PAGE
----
• While raising a new JIRA or updating an existing one, please make sure to do the following
    • The issue type and components (when resolving the ticket) are set correctly
    • If you intend to target the JIRA for a specific release, please fill in the fix version(s) field, with the release number.
    • Summary should be descriptive enough to catch the essence of the problem/ feature
    • Where necessary, capture the version of Hudi/Spark/Hive/Hadoop/Cloud environments in the ticket
    • Whenever possible, provide steps to reproduce via sample code or on the docker setup
  • All newly filed JIRAs are placed in the NEW state. If you are sure about this JIRA representing valid, scoped piece of work, please click Accept Issue to move it OPEN state
  • If you are not sure, please wait for a PMC/Committer to confirm/triage the issue and accept it. This process avoids contributors spending time on JIRAs with unclear scope.
  • Whenever possible, break down large JIRAs (e.g JIRAs resulting from an RFC) into sub tasks by clicking More > create sub-task from the parent JIRA , so that the community can contribute at large and help implement it much quickly. We recommend prefixing such JIRA titles with [UMBRELLA]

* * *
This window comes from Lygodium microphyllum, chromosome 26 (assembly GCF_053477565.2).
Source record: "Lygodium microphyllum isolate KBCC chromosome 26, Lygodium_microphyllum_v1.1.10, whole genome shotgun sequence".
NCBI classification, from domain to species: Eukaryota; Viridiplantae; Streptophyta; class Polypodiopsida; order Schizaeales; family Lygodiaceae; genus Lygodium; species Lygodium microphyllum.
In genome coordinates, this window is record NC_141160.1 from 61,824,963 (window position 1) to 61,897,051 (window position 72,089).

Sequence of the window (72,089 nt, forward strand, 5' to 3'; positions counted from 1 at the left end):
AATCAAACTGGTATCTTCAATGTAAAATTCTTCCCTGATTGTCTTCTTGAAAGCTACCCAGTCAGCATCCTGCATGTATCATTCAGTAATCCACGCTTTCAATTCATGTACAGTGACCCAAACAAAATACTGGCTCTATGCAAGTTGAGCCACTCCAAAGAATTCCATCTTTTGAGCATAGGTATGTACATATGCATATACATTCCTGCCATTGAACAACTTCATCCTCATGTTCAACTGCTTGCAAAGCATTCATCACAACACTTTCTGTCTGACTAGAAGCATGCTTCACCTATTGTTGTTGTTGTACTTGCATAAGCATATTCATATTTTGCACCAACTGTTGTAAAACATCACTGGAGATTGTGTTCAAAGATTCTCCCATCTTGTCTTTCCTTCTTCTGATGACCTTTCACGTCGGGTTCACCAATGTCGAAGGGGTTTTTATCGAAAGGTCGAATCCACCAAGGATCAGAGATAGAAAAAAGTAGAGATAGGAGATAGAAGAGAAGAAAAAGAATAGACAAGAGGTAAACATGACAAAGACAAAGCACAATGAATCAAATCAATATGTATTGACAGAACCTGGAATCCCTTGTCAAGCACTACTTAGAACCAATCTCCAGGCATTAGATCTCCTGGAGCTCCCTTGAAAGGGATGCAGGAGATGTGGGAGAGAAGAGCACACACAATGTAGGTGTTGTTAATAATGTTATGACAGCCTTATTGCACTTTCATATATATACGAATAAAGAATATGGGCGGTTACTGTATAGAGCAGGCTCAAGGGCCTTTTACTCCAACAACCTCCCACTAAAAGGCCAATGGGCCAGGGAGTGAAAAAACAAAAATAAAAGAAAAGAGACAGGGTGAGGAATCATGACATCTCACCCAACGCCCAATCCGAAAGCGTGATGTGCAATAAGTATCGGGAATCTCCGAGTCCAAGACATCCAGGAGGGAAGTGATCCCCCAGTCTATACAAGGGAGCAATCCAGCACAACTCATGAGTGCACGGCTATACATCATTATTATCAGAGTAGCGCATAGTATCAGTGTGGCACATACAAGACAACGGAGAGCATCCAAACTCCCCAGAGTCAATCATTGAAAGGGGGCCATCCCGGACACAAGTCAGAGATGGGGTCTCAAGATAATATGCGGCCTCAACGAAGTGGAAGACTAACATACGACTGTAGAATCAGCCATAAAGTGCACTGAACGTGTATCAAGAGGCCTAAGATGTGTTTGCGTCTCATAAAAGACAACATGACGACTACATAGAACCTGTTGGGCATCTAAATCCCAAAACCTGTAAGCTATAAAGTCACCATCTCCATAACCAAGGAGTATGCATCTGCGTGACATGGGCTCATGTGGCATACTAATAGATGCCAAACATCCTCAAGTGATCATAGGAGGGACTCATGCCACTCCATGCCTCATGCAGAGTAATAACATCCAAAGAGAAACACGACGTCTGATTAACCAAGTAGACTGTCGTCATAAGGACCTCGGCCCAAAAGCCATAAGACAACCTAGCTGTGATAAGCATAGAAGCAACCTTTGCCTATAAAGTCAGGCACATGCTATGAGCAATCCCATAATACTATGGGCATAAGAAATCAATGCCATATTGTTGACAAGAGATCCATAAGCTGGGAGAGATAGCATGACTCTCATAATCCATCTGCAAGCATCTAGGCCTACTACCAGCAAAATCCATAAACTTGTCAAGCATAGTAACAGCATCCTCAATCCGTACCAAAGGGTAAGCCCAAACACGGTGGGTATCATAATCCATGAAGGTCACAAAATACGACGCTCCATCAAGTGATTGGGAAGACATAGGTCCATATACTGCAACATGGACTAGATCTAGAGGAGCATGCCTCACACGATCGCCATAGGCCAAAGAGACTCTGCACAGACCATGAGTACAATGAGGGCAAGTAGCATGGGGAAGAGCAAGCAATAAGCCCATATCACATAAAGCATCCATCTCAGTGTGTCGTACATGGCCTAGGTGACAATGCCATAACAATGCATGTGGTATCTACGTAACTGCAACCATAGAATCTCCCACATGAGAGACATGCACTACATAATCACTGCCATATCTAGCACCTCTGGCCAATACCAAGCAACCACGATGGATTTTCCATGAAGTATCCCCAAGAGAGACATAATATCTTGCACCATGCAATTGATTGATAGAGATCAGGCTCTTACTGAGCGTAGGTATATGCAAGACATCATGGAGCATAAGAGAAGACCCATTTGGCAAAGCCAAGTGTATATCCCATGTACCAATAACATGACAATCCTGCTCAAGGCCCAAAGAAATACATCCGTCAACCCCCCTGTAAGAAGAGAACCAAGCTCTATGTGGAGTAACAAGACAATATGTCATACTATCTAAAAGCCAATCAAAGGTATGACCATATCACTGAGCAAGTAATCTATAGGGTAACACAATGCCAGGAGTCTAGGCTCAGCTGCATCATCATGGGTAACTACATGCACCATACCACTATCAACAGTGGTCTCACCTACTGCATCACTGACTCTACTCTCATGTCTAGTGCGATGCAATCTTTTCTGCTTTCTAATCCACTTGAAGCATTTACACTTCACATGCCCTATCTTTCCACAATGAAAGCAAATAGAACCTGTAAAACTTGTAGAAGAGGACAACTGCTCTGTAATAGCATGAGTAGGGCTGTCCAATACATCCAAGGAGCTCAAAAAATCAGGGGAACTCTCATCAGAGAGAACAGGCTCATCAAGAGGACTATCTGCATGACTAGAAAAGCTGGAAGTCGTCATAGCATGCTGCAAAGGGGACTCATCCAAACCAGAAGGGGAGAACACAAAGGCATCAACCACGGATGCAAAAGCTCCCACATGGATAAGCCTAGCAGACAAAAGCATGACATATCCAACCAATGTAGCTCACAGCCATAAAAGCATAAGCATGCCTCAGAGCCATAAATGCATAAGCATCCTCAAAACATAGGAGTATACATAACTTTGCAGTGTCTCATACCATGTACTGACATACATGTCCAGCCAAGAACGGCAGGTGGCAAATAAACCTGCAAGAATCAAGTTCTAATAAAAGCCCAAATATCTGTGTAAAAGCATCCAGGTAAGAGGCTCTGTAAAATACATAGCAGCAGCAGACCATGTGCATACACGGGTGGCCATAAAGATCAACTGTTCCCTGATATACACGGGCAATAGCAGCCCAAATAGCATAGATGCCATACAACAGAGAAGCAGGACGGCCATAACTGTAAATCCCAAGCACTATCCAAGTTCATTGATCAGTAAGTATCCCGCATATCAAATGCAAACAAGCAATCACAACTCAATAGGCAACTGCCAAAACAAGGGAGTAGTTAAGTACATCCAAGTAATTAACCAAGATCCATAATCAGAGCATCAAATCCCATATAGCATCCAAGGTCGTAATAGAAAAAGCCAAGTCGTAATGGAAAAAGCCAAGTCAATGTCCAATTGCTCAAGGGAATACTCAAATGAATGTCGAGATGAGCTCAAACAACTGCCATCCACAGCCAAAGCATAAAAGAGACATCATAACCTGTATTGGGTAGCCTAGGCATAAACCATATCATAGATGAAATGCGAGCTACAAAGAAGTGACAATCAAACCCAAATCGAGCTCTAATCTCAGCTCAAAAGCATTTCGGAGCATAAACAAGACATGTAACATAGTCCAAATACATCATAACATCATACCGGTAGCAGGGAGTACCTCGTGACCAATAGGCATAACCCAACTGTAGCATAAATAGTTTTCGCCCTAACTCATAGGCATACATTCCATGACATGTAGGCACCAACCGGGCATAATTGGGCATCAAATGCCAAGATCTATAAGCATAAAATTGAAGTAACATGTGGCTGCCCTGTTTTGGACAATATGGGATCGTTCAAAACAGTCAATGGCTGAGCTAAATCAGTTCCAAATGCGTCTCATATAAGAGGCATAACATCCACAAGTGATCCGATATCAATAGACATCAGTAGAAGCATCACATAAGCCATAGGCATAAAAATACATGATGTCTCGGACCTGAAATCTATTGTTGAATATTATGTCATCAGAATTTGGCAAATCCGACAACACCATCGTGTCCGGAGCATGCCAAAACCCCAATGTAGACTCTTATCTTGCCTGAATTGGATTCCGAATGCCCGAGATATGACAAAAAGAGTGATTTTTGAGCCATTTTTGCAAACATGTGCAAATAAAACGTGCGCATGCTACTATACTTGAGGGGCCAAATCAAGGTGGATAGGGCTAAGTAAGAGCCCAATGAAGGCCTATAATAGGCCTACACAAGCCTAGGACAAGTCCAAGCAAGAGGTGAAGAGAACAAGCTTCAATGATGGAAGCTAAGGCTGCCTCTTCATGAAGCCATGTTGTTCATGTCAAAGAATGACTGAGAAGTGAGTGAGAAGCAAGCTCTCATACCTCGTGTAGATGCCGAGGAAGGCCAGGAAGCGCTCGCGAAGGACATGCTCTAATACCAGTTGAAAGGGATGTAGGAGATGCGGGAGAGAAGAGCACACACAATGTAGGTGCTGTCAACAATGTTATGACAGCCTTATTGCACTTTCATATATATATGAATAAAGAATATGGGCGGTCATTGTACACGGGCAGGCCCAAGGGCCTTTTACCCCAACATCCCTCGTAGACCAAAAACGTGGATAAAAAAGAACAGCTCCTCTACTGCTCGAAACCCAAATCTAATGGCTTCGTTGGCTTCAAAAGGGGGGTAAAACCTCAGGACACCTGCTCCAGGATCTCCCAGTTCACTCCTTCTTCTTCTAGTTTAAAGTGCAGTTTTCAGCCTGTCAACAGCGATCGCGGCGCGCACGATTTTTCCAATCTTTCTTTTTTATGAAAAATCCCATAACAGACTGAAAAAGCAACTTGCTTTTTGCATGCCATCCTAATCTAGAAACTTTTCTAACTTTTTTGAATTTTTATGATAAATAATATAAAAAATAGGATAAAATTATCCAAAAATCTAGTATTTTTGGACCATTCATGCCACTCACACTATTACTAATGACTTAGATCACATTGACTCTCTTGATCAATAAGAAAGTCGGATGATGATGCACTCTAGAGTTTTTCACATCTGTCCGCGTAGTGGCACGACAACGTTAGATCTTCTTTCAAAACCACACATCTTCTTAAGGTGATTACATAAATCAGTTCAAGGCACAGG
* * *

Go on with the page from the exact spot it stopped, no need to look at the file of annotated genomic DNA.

Claiming JIRAs

  • Finding a JIRA to work on
    • If you are new to the project, you can ramp up by picking up any issues tagged with the newbie component.
    • If you want to work on some higher priority issue, then scout for Open issues against the next release on the JIRA, engage on unassigned/inactive JIRAs and offer help.
    • Issues tagged with Usability , Code Cleanup, Testing components often present excellent opportunities to make a great impact.
  • If you don’t have perms to self-assign JIRAs, please email the dev mailing list with your JIRA id and a small intro for yourself. We’d be happy to add you as a contributor.
  • As courtesy, if you are unable to continue working on a JIRA, please move it back to “OPEN” state and un-assign yourself.
    • If a JIRA or its corresponding pull request has been inactive for a week, awaiting feedback from you, PMC/Committers could choose to re-assign them to another contributor.
    • Such re-assignment process would be communicated over JIRA/GitHub comments, checking with the original contributor on his/her intent to continue working on the issue.
    • You can also contribute by helping others contribute. So, if you don’t have cycles to work on a JIRA and another contributor offers help, take it!

Contributing Code

  • Once you finalize on a project/task, please open a new JIRA or assign an existing one to yourself.
    • Almost all PRs should be linked to a JIRA. It’s always good to have a JIRA upfront to avoid duplicating efforts.
    • If the changes are minor, then [MINOR] prefix can be added to Pull Request title without a JIRA. Below are some tips to judge MINOR Pull Request :